by Adriana Albi Davies, Ph.D.
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Antonella Fanella observes that a number of the individuals
that she interviewed identified the lack of community solidarity as a problem. All
ascribed this to regional dissension and she states: "The immigrants are
extremely competitive and distrustful of those outside the family, and they do not assist
persons or organizations unless there is the opportunity for personal gain."1
She ascribes the lack
of an active "Little Italy" in Calgary to the absence of community
solidarity. She quotes John Fainella's study on Italian organizations in
Calgary: "Italians from eastern Canada tended to expect the same amount of
ethnic services and cooperation from the community as they were accustomed to receiving in
the ambiente of St. Clair in Toronto, or in Montreal's 'Little Italy.'"2 She mentions that public-spirited individuals tried to do this with
respect to the community of Bridgeland but were unsuccessful.
Again, the experience in Edmonton is quite different.
The regional divisions in Edmonton are very marked but they, in fact, stimulated the
growth of societies. The earliest ones were church-related (for example, the Women
of the Holy Rosary, the Catholic Youth Club, the first radio and television
programs). Then, came the Dante Alighieri Society and language school in the
1960s. In 1974, when the National Congress of Italian-Canadians was begun in
the East, this was followed by the development of the National Congress of
Edmonton District, in 1979. This year also marked the
establishment of the Italian Cultural Society in Edmonton and, afterwards a range of
societies developed along regional (for example, Fogular Furlan, Club Calabria, the
Abruzzo Society, the Alpini) and special service and interest lines (Il Congresso
newspaper, Junior Appenini Dancers). See the Il
in Italian for a report on the first home-made wine competition in
Edmonton sponsored by Club Calabria and the Il
article on the Italian Women's Society of Santa Maria Goretti
In Calgary, a Calgary District of the National Congress did
not develop even with the stimulus of Eastern Italians coming to reside in the city.
There has been a collegial relationship between the Edmonton and Calgary societies.
Edmonton has always included Calgary in Congress activities and a representative is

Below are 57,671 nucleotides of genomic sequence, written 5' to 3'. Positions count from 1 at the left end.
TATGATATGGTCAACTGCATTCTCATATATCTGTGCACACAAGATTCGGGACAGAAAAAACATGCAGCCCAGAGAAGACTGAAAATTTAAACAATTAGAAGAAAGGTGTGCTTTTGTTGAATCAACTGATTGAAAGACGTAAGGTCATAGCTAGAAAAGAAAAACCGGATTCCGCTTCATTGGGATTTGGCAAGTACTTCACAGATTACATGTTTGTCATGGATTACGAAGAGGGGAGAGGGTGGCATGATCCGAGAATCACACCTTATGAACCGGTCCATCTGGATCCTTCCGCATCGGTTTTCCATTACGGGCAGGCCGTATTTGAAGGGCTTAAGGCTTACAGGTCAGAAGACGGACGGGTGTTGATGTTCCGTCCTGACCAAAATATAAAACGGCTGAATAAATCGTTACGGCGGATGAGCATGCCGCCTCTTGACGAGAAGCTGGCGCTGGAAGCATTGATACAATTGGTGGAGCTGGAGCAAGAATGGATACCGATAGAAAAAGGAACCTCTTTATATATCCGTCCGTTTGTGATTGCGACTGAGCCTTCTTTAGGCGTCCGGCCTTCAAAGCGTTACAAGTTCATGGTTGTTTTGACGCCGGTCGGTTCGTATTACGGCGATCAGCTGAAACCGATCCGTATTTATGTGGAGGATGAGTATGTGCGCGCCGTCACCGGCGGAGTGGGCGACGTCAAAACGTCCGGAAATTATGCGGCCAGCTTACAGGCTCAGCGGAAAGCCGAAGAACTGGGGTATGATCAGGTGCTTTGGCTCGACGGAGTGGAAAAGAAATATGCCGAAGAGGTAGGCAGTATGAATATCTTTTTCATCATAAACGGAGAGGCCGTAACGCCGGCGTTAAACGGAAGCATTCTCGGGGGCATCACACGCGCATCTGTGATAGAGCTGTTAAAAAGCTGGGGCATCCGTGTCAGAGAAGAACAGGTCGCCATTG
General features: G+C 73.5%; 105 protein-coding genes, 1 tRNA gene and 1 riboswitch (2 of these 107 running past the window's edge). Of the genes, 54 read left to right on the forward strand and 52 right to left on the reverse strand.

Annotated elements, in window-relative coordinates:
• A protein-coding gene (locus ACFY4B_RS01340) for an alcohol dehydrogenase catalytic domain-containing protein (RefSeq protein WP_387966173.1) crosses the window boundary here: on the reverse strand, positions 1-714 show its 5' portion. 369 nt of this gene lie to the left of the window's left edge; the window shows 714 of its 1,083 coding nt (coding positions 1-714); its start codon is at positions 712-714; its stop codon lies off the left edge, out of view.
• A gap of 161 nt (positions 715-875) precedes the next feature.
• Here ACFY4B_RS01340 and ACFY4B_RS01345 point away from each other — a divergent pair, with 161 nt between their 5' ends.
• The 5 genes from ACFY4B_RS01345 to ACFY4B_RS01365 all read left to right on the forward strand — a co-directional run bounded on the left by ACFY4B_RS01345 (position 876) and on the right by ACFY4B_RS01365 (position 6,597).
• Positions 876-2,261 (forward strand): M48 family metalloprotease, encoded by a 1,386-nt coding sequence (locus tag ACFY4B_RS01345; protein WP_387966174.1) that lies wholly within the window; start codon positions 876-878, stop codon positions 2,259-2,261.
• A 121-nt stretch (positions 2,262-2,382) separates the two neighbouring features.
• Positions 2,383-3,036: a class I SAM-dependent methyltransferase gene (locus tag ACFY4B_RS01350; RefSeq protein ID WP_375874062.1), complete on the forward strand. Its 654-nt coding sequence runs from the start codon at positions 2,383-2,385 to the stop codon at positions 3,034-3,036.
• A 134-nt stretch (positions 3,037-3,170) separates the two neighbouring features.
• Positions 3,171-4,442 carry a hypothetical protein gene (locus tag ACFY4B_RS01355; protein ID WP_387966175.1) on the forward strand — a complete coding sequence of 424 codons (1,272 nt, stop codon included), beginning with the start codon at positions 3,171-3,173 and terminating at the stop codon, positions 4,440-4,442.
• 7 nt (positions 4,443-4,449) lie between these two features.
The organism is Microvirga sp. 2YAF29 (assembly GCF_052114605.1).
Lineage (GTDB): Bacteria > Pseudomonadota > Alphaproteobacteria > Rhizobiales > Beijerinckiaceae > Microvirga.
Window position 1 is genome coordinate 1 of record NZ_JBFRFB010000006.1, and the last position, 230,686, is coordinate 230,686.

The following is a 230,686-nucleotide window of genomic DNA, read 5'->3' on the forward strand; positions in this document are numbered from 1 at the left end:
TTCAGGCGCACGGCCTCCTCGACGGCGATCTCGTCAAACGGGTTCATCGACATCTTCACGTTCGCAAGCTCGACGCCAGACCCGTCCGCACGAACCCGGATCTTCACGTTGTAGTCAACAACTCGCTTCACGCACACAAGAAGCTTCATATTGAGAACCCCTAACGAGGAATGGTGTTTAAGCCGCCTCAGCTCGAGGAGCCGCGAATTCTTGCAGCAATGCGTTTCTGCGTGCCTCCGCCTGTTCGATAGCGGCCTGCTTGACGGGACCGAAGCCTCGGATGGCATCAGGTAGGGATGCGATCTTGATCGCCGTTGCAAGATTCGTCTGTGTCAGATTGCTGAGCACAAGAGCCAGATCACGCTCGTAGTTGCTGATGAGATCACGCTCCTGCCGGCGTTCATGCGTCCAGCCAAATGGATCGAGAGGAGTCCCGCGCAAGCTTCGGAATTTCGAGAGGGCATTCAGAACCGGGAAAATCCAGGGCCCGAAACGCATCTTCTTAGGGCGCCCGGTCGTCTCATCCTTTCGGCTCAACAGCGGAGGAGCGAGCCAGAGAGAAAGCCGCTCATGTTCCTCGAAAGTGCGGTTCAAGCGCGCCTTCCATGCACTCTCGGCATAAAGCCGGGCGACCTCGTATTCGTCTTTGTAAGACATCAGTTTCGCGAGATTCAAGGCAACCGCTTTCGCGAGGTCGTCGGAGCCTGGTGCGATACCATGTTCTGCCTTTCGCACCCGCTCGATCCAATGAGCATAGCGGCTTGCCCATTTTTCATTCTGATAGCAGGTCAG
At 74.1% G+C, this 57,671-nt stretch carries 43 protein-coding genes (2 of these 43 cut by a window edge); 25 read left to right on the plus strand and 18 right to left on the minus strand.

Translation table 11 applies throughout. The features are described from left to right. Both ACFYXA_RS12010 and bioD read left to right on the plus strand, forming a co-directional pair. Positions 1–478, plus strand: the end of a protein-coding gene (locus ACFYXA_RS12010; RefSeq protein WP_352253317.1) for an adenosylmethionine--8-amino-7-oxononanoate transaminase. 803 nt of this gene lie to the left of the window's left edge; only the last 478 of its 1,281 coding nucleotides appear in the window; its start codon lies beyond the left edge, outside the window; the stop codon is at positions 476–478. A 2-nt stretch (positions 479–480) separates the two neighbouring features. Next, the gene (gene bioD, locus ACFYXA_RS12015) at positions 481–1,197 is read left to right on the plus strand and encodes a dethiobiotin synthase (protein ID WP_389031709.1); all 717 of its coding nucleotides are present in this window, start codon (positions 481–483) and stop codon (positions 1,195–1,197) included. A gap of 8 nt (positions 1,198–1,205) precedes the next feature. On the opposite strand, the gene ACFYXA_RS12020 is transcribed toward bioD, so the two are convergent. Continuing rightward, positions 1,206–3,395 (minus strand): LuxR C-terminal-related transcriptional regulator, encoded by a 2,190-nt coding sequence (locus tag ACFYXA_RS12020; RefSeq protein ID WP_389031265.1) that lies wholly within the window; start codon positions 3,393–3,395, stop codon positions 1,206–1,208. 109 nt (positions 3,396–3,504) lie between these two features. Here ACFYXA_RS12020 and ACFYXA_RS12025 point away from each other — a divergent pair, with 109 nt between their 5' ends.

designated to attend the federal biennial conference from Calgary and Lethbridge. As
well, a nominal "Alberta" president is designated alternately between Edmonton
and Calgary. The Il Congresso newspaper has, almost from its inception in
1984, included Calgary content.
Perhaps the differences between Edmonton and Calgary with
respect to Italian societies has less to do with Italian regional differences and
divisions than with the characters of the two cities. An often-cited statement is
that Edmonton has more festivals because it doesn't have the mountains. While this
is a gross generalization, there may be a kernel of truth. Edmonton has over 50
ethnocultural societies and an extremely popular Heritage Days Festival run on the
July/August long weekend; Calgary does not. The Italian community has had an
involvement in that festival since the first year that it was run by a group of volunteers
headed by the Italian community's own Sabatino Roncucci. The next year, the Edmonton
Heritage Days Association was incorporated and has grown the festival to its present size
where it attracts about 400,000 people in its three-day span (Saturday through
Monday). The National Congress of Italian-Canadians, Edmonton District has run the
Italian pavilion at the festival since 1979.
In 1992, Sabatino Roncucci and Adriana Albi Davies were
contracted by the City of Edmonton Parks and Recreation Department to create an
ethnocultural profile for the Italian community. A survey of societies was
undertaken and this forms the basis of the section of this website dealing with Edmonton